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CE RED Testing and Certification of Helium Compatible Gateways

This page has not been fully updated to represent the latest state of the Helium Network following the migration to Solana on April 18, 2023.


Helium hotspots (miners) operate in the EU868, also known as the EU863-870 MHz unlicensed band, as modified LoRaWAN compatible gateways. Currently the Helium system operates on 200 kHz channel frequencies from 868.1 to 868.8 MHz in the EU868 band.

The CE Radio Equipment Directive, also known as CE RED, covers regulatory certification for all EU member states. Other regulatory country bodies, such as Australia, some Middle Eastern, and African countries also accept CE RED certification testing. CE RED is the most commonly accepted testing in many countries around the world.

Using CE pre-certified LoRaWAN gateway concentrator modules based on Semtech Corcell card designs from marketplace suppliers can assist in the development of a new gateway product but these may or may not include all the required certifications for Helium system support. As discussed in several sections of this application note, not all EU member states are harmonised with their technical specifications. It is the ultimate responsibility of manufacturers providing Helium compatible network products that proper regulatory testing and certification or recertification is obtained for countries of intended operation.

In this application note the term gateway and hotspot are used interchangeably.


  • BW: Bandwidth
  • e.r.p.: Effective Radiated Power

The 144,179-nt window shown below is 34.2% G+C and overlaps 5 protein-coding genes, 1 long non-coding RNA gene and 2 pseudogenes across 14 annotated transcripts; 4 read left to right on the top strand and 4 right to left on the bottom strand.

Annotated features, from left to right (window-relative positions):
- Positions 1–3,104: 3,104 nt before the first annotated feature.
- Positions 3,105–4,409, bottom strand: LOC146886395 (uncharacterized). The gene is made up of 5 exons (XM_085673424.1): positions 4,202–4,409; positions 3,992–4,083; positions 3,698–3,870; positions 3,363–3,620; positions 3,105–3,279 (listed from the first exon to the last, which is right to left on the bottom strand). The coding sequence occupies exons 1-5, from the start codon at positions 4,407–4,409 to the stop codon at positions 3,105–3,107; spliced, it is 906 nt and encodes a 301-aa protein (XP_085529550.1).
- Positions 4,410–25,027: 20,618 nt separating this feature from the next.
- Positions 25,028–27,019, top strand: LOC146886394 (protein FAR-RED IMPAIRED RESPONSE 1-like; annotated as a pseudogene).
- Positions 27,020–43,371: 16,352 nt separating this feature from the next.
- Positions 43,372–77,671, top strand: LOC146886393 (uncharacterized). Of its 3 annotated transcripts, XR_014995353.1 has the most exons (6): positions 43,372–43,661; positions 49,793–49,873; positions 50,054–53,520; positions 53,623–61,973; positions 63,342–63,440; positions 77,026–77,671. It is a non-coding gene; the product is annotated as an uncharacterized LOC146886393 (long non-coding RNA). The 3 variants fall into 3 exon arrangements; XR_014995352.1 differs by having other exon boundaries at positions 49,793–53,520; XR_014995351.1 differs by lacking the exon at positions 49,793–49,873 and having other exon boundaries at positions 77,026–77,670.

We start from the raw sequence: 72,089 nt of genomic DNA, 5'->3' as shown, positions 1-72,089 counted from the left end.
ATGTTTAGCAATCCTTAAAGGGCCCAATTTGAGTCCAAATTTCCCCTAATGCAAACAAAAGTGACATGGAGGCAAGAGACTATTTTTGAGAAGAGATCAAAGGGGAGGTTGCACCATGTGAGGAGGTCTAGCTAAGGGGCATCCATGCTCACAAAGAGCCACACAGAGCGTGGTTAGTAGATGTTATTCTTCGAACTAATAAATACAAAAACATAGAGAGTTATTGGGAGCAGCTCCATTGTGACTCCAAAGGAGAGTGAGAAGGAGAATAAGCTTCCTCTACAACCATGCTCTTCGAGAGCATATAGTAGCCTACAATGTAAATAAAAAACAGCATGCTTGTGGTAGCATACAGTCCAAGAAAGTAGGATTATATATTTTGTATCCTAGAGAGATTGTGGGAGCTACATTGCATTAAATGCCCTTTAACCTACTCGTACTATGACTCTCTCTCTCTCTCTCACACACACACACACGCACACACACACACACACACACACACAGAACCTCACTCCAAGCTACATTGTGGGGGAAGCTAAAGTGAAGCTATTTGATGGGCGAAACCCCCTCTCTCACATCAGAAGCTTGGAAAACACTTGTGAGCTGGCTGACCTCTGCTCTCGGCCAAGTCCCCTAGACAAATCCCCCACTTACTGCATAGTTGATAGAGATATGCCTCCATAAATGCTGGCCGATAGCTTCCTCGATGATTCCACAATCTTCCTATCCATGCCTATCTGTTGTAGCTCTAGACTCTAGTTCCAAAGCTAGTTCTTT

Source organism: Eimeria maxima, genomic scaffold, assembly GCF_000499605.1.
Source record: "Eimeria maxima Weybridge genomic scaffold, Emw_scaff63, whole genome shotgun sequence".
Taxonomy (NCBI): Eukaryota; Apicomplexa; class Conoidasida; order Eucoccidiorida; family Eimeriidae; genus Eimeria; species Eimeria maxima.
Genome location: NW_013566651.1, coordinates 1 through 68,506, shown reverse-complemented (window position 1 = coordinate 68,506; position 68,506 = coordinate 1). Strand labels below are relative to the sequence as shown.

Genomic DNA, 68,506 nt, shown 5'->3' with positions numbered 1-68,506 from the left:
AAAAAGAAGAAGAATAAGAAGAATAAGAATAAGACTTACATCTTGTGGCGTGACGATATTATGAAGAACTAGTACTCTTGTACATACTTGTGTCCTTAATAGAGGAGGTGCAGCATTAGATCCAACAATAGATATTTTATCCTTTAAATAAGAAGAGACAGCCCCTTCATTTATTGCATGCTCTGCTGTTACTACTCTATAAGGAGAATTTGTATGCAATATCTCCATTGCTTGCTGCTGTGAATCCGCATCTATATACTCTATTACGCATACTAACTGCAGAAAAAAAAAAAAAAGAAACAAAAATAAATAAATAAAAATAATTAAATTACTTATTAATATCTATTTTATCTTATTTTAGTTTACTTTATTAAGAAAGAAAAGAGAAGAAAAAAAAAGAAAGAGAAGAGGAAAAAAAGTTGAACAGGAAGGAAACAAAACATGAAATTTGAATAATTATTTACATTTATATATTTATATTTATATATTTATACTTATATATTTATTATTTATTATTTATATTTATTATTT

• ETSI: European Telecommunications Standards Institute
  • EU: European Union
  • EUT: Equipment Under Test
  • LoRa: Long Range radio modulation technique
  • LoRaWAN™: LoRa low power Wide Area Network protocol
  • mW: milli-Watts
  • PoC: Helium Proof of Coverage function
  • RED: Radio Equipment Directive
  • RF: Radio Frequency
  • RX: Receive / Receiver
  • SF: Spreading Factor
  • TX: Transmit / Transmitter


CE RED Certification Requirements

Helium gateways currently operate on 9 frequencies in the 867 to 869 MHz range and are regulated by ETSI standards. An additional channel at 869.525 MHz is supported by the gateway as a downlink receive slot 2 (RX2) frequency. The Helium gateways meet current LoRaWAN specifications TS001-1.0.4 and RP002-1.0.3, the document links are given in the references section above. To meet ETSI requirements transmissions are duty cycle limited and do not use listen-before-talk protocol which require different testing.

The Helium frequency chart for EU868 operation is shown below. Note that uplink (transmissions to the gateway) and downlink (transmissions from the gateway) frequencies are the same with no offsets. These are the minimum frequencies required for operation on the Helium network. Developers may want to test and certify for a wider EU868 frequency range of 863 through 870 MHz, 35 channels with separations of 200 kHz, for possible future frequency expansions or the use of alternate frequencies in some regions. It is important to note that additional frequency ranges, such as band K (863 – 865 MHz), have lower transmit duty cycle requirements.

Frequency (MHZ)Spreading Factor
868.1SF7BW125 to SF12BW125
868.3SF7BW125 to SF12BW125 and SF7BW250
868.5SF7BW125 to SF12BW125
867.1SF7BW125 to SF12BW125